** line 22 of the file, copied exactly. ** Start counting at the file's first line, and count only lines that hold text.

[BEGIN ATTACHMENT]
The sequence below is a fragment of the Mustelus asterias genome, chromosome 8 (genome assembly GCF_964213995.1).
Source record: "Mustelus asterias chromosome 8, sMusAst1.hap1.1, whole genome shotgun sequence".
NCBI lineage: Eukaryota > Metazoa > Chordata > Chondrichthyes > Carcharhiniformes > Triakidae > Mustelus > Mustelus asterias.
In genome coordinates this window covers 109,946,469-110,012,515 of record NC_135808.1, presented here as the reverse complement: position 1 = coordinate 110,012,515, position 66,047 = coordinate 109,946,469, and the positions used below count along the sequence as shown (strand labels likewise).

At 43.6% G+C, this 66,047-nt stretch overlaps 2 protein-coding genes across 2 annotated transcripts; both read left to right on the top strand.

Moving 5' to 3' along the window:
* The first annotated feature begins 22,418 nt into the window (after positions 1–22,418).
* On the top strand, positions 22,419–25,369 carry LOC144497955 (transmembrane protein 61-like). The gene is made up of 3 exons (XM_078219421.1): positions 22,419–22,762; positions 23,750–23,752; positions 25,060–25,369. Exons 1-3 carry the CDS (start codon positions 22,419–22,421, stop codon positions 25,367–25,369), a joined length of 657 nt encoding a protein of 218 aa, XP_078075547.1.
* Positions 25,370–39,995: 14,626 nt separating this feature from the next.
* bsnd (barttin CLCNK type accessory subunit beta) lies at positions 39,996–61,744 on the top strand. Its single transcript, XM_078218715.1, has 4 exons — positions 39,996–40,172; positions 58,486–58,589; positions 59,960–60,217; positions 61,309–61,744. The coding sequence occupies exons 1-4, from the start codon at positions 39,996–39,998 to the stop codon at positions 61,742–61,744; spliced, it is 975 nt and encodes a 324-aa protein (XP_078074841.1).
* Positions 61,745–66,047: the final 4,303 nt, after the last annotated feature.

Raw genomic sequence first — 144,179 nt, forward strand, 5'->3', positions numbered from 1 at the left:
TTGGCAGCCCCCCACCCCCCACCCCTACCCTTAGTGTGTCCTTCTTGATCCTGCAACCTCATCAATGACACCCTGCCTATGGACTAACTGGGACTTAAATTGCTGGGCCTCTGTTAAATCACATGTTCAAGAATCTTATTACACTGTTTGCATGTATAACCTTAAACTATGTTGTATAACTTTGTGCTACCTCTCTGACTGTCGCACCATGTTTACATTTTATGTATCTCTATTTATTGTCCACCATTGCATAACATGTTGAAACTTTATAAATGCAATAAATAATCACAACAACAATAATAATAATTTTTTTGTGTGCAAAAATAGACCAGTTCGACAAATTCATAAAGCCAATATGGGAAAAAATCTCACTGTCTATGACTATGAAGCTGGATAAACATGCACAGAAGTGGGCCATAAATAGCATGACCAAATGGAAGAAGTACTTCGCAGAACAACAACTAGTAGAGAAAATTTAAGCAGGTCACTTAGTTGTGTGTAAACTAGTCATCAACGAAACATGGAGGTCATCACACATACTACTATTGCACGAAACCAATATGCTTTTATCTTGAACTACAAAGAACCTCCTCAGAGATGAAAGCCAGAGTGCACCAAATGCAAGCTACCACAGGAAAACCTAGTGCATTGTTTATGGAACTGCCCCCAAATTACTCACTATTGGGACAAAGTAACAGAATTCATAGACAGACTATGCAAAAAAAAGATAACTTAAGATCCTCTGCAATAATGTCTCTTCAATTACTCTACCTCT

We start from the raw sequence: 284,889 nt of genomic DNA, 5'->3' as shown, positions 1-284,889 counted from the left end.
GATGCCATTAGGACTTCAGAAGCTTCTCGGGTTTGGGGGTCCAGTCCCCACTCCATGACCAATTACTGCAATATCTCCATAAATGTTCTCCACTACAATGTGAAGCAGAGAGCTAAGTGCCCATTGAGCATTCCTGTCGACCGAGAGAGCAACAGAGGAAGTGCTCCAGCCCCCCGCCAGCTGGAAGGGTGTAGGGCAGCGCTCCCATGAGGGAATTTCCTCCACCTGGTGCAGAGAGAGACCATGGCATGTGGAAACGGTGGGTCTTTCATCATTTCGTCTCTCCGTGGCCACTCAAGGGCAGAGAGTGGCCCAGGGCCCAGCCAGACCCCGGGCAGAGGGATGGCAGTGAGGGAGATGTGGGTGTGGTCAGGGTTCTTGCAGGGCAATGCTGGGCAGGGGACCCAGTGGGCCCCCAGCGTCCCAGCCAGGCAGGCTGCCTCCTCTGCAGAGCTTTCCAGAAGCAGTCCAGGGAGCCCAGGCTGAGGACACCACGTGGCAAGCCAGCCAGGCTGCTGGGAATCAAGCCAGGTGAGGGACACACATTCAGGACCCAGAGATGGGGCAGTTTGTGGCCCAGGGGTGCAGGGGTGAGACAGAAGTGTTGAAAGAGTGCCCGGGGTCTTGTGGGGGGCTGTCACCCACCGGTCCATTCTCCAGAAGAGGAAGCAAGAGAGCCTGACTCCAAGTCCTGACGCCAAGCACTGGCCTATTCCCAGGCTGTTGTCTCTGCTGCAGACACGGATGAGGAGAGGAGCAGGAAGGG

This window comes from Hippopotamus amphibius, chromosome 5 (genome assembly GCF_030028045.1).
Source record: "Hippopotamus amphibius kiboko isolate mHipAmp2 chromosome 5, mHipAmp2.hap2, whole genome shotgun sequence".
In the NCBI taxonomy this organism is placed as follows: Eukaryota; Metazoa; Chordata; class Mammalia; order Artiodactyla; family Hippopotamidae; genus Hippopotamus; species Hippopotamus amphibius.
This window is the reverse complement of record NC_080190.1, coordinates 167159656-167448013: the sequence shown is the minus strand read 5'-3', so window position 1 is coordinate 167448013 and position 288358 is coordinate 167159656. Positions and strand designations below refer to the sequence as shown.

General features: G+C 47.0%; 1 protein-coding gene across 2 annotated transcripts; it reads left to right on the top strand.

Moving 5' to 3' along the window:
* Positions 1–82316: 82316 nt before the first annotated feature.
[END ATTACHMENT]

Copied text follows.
* Positions 1–82316: 82316 nt before the first annotated feature.